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just, to be studious of the peace and welfare' of the society of which he is now a member. Thus may the secular politician learn to be a better christian, and the christian to be a better subject than he was before.
To contribute in any measure to these happy effects; to convince, though it were but a single individual among his countrymen, of the special obligation he is under both to be a good subject and a good christian; as it is the most earnest wish of the author, so he has endeavoured, in order to gain his end, to place his country in the fairest light that truth will admit. And if there be any reflections in the ensuing work which may seem to cast a shade over the present state of our public affairs, either civil or religious, and to raise ominous conjecture respecting our future destiny, this, it is hoped, will neither be made an objection to the work itself, nor to the design rather excite the reader to use his utmost endeavours to avert the omen, and to employ every measure in his power, that may tend both to secure and advance the general welfare.
In excuse for the number and length of the quotations may be alleged the opinion of some competent j udges, who have thought, that every book should contain as few bare references as possible to other books; since these might either not be found at hand, or, if at hand, might, by the very act of turning to them, unseasonably divert the reader's attention. It is to obviate these inconveniences (which the writer himself has often experienced) and not merely to swell the volume, that, instead of a bare reference, the passage itself is commonly produced; and it is hoped that such readers as find this precaution unnecessary, will pardon it in favour of others who are less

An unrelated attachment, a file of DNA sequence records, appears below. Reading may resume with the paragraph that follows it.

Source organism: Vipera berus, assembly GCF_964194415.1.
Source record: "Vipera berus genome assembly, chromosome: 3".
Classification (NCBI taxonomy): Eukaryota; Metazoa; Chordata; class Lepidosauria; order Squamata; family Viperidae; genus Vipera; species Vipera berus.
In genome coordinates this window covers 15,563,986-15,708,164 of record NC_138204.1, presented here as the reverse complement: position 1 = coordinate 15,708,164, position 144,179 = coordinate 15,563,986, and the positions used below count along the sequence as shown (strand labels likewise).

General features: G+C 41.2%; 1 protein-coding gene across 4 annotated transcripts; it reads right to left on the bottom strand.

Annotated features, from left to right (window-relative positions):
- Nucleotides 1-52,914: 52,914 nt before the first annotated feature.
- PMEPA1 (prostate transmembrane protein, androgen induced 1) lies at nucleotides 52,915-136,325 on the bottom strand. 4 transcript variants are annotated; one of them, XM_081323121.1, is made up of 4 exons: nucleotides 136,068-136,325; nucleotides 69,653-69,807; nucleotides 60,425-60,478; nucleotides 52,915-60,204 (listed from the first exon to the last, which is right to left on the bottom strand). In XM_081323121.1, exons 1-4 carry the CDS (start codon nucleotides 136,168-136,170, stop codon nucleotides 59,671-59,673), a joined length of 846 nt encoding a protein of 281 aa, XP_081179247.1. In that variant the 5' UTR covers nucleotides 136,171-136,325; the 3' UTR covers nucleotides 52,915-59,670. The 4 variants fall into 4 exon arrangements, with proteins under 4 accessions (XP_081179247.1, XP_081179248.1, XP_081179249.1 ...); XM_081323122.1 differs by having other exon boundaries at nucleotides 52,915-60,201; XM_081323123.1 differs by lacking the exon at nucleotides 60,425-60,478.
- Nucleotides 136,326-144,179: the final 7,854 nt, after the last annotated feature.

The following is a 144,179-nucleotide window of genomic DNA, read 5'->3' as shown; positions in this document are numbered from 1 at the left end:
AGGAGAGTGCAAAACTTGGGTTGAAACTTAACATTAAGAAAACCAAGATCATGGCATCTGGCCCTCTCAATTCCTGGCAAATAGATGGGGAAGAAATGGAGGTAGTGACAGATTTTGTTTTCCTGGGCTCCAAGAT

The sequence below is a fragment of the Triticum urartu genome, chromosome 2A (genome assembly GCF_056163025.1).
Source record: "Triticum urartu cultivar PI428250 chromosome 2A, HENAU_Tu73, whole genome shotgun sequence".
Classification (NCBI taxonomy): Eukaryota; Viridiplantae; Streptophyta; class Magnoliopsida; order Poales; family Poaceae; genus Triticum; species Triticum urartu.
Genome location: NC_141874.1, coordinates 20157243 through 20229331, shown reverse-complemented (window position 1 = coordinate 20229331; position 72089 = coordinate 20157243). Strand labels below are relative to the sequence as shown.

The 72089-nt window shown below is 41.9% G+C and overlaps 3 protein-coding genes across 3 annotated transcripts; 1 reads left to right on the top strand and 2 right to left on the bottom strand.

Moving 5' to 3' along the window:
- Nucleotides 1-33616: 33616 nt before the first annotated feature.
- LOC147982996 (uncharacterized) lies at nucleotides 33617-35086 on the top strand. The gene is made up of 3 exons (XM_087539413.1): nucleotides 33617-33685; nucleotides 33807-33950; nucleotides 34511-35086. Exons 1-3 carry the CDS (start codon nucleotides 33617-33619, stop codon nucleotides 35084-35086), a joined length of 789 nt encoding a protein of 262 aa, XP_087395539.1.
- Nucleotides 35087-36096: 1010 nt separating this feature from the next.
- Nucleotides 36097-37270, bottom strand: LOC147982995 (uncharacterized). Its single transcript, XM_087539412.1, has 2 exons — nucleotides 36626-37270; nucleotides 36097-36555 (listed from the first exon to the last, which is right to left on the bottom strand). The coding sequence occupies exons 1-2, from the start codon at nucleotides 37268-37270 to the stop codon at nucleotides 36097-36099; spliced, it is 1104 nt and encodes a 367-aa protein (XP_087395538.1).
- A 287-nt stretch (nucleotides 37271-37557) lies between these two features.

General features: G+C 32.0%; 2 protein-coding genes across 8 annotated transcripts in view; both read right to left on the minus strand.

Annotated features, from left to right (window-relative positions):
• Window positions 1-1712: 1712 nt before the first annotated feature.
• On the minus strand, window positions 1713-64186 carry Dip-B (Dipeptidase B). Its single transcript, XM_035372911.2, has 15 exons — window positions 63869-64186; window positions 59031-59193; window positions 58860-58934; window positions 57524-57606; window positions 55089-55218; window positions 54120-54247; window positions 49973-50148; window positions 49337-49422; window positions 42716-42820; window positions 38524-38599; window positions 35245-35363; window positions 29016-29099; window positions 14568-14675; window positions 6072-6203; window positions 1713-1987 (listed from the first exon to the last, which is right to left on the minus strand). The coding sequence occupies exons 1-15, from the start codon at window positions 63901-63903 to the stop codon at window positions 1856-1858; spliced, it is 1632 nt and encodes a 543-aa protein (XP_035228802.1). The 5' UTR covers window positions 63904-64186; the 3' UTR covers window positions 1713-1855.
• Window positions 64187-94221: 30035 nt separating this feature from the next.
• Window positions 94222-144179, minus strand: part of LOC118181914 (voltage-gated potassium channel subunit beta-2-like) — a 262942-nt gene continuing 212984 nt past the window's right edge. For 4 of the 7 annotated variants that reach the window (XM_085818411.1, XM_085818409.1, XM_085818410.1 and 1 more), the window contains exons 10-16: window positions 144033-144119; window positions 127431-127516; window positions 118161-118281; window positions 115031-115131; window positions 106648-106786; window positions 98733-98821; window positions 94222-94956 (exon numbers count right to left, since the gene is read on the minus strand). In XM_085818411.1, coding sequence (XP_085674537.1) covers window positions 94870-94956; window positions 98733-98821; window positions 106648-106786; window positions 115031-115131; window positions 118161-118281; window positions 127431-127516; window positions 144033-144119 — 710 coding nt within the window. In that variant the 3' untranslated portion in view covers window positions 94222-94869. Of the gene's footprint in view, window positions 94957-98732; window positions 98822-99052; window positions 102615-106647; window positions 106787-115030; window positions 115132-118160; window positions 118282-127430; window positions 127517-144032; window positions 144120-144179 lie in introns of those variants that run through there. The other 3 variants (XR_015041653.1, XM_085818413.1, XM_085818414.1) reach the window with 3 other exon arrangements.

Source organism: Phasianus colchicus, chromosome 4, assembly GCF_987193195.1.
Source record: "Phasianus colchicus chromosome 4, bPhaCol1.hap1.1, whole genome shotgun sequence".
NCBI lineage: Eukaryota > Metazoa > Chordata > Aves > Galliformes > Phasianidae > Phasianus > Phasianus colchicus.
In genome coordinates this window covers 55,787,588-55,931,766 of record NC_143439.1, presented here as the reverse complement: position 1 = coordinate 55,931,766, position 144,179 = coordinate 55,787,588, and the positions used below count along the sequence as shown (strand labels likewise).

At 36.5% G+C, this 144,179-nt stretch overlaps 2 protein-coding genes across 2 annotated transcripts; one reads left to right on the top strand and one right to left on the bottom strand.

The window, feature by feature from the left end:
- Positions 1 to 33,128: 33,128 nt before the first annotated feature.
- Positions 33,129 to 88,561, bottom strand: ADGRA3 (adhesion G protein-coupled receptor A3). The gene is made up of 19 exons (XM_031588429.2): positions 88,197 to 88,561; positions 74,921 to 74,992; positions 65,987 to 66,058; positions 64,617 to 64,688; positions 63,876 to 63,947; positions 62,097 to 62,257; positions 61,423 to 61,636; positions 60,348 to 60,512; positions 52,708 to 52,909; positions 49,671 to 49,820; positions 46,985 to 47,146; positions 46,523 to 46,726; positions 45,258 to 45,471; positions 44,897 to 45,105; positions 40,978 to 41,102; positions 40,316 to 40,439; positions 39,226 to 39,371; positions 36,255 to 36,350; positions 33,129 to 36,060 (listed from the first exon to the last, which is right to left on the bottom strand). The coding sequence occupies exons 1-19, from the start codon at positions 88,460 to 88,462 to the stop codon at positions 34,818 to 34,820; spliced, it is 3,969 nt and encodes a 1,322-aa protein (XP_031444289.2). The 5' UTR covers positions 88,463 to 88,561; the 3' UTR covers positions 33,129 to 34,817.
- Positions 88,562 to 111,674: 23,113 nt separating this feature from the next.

What may be the success of this imperfect essay, the author is not prepared to hazard a conjecture. On the one hand, he is encouraged by the indulgent manner in which a former work * was received by the public; while, on the other, he is checked by a sense of his deficiencies, especially on a subject where he is less in possession of that near and actual experience, which in all practical cases is the great master. This however is not meant as a plea for his book, should it be found, on the whole, a bad one, but as a reason why it is not better; and he trusts it may induce, the reader's favourable allowance, that, instead of a bold demand upon his justice, he thus comes forward with a modest appeal to his candour and generosity.
But though the author readily waves all
* Rural Philosophy, or Reflections on Knowledge, Virtue, and Happiness, chiefly in reference to a life of challenges and pretensions on the score of abilities, he would presume to put in his claim for a share of moderation and impartiality; and this claim, he flatters himself, will not be refused by such as are themselves distinguished for these qualities. From the violent of all parties, whether they are prerogative tories or republican whigs, high churchmen or rigid dissenters, or under whatever name or ensign they appear, he can expect no particular favour, nor even scarce indulge a hope, that he shall entirely escape their censure. Leaving such, therefore, to their own way, till further reflection or experience may lead them to a better, it is to those free and independent spirits, who know how to prefer the whole to a part, and to steer a middle course both in church and state, that, next to the patronage of heaven, he looks for support and countenance; and it is by their judgment
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